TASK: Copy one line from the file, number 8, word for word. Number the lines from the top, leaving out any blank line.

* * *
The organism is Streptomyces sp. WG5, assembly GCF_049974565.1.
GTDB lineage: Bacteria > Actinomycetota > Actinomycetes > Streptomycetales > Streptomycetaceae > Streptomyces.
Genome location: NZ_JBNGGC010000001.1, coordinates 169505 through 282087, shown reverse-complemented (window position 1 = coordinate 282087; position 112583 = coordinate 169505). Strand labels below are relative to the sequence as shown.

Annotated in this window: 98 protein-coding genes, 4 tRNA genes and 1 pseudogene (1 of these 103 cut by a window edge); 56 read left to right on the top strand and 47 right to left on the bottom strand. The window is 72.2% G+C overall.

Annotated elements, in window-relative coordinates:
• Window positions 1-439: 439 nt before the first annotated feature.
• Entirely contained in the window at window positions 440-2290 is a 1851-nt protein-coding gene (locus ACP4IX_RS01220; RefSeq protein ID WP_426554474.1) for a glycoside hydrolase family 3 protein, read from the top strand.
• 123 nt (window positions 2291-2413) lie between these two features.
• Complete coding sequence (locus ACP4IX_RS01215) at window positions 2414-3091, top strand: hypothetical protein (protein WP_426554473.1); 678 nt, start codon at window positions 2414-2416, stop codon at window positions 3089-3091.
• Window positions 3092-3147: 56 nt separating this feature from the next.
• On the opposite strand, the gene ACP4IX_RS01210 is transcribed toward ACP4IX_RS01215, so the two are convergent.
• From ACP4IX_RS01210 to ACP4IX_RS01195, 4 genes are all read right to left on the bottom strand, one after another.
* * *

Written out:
• 123 nt (window positions 2291-2413) lie between these two features.